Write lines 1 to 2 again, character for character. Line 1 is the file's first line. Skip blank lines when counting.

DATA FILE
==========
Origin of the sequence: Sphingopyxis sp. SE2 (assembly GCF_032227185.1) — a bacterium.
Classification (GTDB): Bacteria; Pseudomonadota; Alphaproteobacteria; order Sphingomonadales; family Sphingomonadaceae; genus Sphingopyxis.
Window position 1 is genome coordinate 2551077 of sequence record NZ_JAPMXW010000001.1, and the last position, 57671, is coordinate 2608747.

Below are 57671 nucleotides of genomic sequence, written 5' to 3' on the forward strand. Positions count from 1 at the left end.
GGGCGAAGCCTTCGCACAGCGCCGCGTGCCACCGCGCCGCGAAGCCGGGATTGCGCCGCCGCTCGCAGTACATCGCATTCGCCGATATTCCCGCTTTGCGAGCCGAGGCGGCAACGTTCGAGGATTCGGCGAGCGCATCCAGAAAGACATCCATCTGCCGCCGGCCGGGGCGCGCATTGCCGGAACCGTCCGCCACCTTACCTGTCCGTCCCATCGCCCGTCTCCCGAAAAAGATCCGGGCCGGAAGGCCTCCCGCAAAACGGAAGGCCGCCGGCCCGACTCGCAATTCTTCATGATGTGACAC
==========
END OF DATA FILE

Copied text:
Origin of the sequence: Sphingopyxis sp. SE2 (assembly GCF_032227185.1) — a bacterium.
Classification (GTDB): Bacteria; Pseudomonadota; Alphaproteobacteria; order Sphingomonadales; family Sphingomonadaceae; genus Sphingopyxis.